Veteran publicist Randy Alexander, founder and CEO of Randex Communications and a longtime presence on the Philadelphia and New Jersey music scene, died Sunday (Dec. 27) after a four-month battle with late-stage pancreatic cancer. He was 62.
News of his passing was shared on a recently created GoFundMe page by fellow publicist and friend, Renee Pfefer.
Wrote Pfefer: “He began his new journey peacefully in his home in Marlton, New Jersey surrounded by his family. The words do not exist that can begin to express the gratitude to you all who have donated and prayed for him.”
Over the years, Alexander represented an unusually wide variety of performers, including “Saturday Night Live”s alum Joe Piscopo, hard rock legends Deep Purple, jam-band Disco Biscuits and Philly’s groundbreaking R&B hitmakers Kenny Gamble & Leon Huff. He did extensive work for the Asbury Park, New Jersey-based Light of Day Foundation, which is dedicated to Parkinson’s Disease education and research, as well as the Philadelphia Music Alliance and other city organizations.
Before moving into public relations he spent nearly 20 years as a journalist, working as an entertainment reporter at New Jersey’s the Trenton Times and the Courier-Post. Early in his career, he wrote about a young Jon Bon Jovi recording in the studio, provided coverage of Live Aid and reported on the 10th anniversary of Elvis Presley’s death on an extended mission to Memphis and Tupelo, Miss., to explore and uncover the roots of the King of Rock ‘n’ Roll. His coverage of Bruce Springsteen’s Born in the U.S.A. tour was included in the 1996 biography “Glory Days,” written by Dave Marsh.
As a PR strategist, Alexander was a member of the Entertainment Publicists Professional Society and Broadcast Pioneers of Philadelphia, an executive board member of the Philadelphia Music Alliance (Philadelphia Walk of Fame) and a participant in Grammy in the Schools as a member of the Recording Academy. A 2013 invited guest speaker of the Kresge Artist Fellows in Detroit, he also was a frequent guest lecturer in university classrooms, as well as moderator or panelist as such conferences as SXSW and CMJ Music Marathon.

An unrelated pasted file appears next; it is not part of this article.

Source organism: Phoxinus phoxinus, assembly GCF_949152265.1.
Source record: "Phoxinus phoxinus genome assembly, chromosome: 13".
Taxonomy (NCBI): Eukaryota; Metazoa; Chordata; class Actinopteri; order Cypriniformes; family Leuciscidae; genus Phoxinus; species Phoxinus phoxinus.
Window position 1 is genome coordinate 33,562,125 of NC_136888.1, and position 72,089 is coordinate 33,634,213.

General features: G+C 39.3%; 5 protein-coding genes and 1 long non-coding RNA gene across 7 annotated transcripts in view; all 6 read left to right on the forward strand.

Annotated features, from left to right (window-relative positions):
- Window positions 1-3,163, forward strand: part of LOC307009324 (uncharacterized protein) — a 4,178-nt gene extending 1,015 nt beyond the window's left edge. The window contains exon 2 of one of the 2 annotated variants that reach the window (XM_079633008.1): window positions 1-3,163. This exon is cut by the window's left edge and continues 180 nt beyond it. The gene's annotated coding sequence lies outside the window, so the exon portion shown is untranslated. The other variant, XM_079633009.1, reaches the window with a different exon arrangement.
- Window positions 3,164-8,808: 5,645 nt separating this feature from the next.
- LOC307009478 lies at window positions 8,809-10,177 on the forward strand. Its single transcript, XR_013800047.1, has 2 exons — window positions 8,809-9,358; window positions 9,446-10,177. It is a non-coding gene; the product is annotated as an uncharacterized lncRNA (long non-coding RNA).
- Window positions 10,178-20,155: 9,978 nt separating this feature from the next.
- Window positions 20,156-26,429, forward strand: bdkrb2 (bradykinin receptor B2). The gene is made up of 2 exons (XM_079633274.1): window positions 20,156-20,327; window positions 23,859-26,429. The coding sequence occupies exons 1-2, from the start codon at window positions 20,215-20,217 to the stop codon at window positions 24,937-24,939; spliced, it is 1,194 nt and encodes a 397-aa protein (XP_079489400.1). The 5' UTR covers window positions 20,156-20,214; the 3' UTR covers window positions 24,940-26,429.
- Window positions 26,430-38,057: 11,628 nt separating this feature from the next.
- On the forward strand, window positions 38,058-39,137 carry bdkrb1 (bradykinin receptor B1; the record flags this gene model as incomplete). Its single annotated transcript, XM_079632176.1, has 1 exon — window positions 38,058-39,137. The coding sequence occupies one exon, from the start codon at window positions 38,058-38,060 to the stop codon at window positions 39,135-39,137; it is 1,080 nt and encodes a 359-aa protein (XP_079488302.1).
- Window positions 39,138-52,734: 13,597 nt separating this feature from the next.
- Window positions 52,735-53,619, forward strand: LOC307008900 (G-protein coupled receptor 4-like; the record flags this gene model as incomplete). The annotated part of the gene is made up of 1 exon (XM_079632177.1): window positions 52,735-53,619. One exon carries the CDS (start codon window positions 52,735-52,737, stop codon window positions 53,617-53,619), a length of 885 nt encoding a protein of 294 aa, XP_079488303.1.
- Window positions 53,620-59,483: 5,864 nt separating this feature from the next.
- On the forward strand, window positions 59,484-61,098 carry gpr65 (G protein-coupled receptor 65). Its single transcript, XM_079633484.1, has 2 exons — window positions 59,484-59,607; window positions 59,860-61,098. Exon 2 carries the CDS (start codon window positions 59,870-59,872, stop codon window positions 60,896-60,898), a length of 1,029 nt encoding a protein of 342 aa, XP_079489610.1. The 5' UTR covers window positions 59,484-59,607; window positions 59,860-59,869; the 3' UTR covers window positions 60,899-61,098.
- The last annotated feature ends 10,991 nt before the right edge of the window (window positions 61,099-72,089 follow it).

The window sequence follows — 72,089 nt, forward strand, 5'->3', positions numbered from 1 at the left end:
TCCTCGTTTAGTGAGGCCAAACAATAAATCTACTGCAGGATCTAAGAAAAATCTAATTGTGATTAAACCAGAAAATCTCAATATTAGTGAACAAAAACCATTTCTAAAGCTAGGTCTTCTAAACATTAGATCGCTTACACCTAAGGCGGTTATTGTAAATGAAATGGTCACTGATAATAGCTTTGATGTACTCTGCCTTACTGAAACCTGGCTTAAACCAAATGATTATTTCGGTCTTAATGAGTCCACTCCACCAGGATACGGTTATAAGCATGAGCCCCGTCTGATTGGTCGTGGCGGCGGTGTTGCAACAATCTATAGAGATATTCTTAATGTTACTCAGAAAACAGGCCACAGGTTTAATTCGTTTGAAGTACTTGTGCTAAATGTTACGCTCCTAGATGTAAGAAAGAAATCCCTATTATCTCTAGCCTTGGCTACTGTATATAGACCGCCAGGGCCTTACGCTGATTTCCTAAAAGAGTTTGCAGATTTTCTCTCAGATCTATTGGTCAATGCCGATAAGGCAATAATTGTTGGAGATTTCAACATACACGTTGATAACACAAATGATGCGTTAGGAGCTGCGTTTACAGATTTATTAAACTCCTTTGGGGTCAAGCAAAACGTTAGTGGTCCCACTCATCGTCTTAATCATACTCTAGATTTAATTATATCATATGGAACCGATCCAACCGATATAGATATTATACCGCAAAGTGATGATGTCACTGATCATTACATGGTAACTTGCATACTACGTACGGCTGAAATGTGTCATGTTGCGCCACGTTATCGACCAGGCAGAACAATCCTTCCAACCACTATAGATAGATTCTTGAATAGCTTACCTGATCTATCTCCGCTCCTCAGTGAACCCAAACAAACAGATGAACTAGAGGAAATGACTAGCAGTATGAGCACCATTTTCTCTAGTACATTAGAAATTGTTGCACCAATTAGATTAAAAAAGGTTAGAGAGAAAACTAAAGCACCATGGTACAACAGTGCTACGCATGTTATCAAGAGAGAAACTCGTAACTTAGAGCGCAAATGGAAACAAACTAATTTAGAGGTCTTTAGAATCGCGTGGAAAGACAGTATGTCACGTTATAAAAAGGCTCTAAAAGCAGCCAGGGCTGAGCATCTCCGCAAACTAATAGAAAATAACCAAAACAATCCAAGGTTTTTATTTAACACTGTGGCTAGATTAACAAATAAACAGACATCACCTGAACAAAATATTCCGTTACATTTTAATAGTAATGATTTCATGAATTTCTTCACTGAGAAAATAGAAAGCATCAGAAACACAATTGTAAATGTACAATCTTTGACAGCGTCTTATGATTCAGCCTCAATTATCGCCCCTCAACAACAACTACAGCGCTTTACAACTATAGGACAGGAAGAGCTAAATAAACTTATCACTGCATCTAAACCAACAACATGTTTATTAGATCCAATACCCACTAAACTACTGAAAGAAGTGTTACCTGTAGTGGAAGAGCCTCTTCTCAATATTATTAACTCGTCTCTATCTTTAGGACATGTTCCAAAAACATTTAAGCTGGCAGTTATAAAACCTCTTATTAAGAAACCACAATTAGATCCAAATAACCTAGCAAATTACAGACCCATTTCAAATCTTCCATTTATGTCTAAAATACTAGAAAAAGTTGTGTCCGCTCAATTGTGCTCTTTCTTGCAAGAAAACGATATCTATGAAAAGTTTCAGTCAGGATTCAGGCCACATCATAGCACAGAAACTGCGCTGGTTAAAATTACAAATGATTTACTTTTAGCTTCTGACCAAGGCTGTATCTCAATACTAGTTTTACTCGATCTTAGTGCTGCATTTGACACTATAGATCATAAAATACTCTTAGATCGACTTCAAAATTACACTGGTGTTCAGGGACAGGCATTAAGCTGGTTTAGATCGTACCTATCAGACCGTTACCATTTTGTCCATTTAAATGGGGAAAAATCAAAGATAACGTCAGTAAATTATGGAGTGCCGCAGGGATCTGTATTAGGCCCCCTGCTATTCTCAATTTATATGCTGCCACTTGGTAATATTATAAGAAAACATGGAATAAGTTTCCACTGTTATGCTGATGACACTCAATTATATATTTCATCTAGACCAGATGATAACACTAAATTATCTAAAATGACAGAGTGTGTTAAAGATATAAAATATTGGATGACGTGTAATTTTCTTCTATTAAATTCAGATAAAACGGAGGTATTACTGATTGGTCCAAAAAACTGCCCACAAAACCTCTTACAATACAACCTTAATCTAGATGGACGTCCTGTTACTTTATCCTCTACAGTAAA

Alexander’s career also included television and radio. He made a cameo on ABC’s “One Life to Live” and was Philadelphia bureau chief for cable industry trade Multichannel News. He also edited two national cable guides published by TVSM and was a regular video reviewer for Home Viewer magazine as well as a member of the Television Critics Association in Los Angeles and New York.
Alexander started his career in North American pro and college sports press boxes as an Amfax Communications correspondent covering championship events for the NFL, NHL and Major League Baseball. While still in college, he switched from sports to entertainment at the Philadelphia Journal, a sports- and entertainment-oriented daily tabloid. A Philadelphia native, Alexander earned a bachelor of arts degree in Journalism with a News-Editorial concentration from Temple University’s Annenberg School of Communications and Theater, and was also a graduate of Germantown Academy in Fort Washington, Penn.
He is survived by his wife, Randi, daughter Zoe and son Harrison, the latter of whom recently wrote on Facebook of his father’s cancer: “It is the most devastating and heart crushing disease to be brought upon someone and their family, especially to someone who has been the absolute best father. He’s the most selfless, resilient, and hard-working person I know and has provided nothing but love and strength for me and my family.”
Tributes on social media from those in the industry also note a beloved colleague with whom they shared many memorable experiences.
Article Courtesy of Michelle Amabile Angermiller/Variety
Personal story by Debra L. Rothenberg:
My heart is broken.
I met Randy Alexander in 2013 when my book, “Bruce Springsteen In Focus: Photographs 1980-2012” was published. Photographer Baron Wolman introduced us and Randy became my publicist- and so much more- he became a great friend.
We spoke all the time and saw one another both in NYC and Asbury Park where he was the publicist for Light of Day. He was kind, caring, loving, a master at what he did and the biggest heart. The amount of his past clients who became friends says something about the character of this wonderful man.
My heart breaks for his children and wife whom he loved dearly.
Randy- you made a difference in so many lives and my life was so much richer because of you. I will miss you more than words can express.